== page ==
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ESPN Releases 30 For 30 Short On Gatorade

Posted by Jake Kring-Schreifels on January 22, 2015 – 8:30 am



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It’s nearly impossible not to see Gatorade in the halls and corners of Redskins Park.

A longtime staple and growing brand in the Redskins’ locker room, weight room and cafeteria, Gatorade continues to refuel players and is now the subject of a fascinating little documentary exploring how the drink came into existence.

By now, you probably know why Gatorade has its name, thanks to commercials about the sports drink’s affiliation with the University of Florida football team.

But a new 30 for 30 Short documentary, “The Sweat Solution,” which you can watch here on ESPN.com, is a fascinating 15-minute origin story about how one of the most popular sports drinks became a hallmark on the sidelines and in dugouts over the world.

Its need was great. In the 1960s, the Florida football team was consistently held hostage by the heat, which tends to happen near swamps. 80 degree days meant many athletes were sent to the infirmary. Some were losing 15-20 pounds during practices. It became a noticeable handicap.

That’s where Dr. Robert Cade came in. Besides fixing up Studebaker cars and playing in the orchestra during his spare time, Cade was primarily a kidney specialist at the University.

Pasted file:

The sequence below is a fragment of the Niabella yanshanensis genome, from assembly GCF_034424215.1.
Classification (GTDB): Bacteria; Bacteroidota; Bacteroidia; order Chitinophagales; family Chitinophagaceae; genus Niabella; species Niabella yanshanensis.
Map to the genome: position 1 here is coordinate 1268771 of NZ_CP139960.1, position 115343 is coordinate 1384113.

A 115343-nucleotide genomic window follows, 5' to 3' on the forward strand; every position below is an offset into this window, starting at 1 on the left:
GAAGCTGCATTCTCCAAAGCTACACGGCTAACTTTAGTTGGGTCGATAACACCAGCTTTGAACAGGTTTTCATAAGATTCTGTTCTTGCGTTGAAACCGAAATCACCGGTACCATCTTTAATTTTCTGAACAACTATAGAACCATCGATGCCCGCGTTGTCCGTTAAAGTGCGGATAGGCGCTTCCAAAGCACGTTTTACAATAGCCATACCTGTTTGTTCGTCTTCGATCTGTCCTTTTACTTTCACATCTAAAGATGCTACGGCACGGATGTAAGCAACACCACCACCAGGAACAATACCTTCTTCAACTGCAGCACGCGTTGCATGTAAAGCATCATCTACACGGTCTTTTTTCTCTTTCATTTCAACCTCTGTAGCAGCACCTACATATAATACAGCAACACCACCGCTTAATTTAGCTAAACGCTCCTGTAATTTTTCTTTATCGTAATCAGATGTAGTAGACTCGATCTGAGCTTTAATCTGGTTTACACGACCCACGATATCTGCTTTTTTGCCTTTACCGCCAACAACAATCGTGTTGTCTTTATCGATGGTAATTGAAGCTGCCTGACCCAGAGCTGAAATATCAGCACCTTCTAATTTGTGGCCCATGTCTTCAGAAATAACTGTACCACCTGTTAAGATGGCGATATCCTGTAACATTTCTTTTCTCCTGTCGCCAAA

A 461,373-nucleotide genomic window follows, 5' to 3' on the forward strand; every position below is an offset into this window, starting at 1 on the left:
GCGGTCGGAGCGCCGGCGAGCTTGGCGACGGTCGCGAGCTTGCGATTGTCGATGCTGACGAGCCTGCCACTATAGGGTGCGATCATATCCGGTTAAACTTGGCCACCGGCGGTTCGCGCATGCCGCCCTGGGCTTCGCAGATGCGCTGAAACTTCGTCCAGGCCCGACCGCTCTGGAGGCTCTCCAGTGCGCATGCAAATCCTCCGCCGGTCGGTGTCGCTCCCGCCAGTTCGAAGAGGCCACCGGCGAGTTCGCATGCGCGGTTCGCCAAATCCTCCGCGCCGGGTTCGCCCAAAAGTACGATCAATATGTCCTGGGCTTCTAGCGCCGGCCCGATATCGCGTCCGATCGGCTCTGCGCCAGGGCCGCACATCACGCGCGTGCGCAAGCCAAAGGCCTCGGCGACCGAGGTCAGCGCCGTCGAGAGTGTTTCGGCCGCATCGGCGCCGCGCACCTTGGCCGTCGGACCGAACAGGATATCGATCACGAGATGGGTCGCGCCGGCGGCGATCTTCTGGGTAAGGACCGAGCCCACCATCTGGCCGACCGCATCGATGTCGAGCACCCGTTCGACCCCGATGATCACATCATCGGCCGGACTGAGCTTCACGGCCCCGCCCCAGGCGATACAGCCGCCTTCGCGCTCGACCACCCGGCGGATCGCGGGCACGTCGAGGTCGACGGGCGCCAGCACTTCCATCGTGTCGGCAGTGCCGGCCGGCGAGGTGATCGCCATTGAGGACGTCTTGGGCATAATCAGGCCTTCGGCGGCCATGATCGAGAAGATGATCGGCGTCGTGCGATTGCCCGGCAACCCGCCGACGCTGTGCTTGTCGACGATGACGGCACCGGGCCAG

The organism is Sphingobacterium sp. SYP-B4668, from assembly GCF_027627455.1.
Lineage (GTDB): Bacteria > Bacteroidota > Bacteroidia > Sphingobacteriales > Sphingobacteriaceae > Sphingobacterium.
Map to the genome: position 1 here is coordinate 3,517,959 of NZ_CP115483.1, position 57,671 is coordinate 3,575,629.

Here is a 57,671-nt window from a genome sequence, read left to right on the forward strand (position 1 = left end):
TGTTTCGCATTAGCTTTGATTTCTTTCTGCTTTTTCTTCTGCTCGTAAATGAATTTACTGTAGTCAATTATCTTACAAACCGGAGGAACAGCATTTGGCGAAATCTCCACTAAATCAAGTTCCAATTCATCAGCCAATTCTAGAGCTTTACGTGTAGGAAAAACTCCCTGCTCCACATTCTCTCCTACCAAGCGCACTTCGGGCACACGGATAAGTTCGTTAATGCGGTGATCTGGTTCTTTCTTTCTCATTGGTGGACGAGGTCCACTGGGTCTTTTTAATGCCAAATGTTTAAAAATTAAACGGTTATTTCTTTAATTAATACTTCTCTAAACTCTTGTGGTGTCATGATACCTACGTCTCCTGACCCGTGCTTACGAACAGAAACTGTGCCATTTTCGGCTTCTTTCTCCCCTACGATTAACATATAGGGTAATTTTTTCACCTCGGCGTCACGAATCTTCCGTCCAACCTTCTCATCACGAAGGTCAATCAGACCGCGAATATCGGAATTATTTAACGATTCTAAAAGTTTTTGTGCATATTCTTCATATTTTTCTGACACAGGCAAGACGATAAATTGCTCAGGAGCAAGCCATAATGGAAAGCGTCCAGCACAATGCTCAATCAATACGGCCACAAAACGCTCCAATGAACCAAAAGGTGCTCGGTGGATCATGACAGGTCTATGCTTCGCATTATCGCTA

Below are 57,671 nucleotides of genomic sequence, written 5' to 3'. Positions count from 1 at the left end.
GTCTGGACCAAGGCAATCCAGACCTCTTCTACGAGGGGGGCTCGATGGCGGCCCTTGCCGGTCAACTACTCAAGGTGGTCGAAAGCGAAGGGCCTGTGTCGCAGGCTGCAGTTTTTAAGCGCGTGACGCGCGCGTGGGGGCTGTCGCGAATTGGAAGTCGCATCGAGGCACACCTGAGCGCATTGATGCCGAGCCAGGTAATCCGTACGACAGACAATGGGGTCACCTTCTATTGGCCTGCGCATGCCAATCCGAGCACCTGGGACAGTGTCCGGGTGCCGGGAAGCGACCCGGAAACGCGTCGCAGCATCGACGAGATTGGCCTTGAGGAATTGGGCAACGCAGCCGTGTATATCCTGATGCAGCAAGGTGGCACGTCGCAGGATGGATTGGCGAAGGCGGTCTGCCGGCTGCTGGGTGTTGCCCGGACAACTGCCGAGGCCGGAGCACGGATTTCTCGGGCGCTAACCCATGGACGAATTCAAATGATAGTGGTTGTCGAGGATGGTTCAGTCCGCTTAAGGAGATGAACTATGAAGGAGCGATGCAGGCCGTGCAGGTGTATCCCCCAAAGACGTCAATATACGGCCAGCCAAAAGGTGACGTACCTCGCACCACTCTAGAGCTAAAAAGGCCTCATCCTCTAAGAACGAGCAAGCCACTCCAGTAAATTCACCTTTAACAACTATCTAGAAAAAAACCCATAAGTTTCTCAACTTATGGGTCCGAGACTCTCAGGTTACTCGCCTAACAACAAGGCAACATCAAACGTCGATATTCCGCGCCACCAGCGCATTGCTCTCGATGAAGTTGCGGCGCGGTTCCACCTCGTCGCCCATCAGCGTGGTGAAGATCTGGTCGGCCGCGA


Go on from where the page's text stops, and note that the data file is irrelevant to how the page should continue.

With the growing on-field problems, he soon made player hydration one of his major tasks. Unlike water, whose consumption provided more bloating than relief, Cade put an emphasis on glucose and electrolytes, helping to restore the lost muscle tissue cells during training.

Ten freshmen initially underwent testing in 1965 and the results were highly encouraging. They were performing at higher levels.

Eventually, lemon juice was added to help the poor taste, and by 1966, the whole team was drinking what was termed Gatorade. The team finished the year 8-2, including an Orange Bowl victory over Georgia Tech.

Head coach Ray Graves demanded it be made consistently and supplied Cade and his scientific staff with all the money necessary to continue its production.

It was a wise bet.

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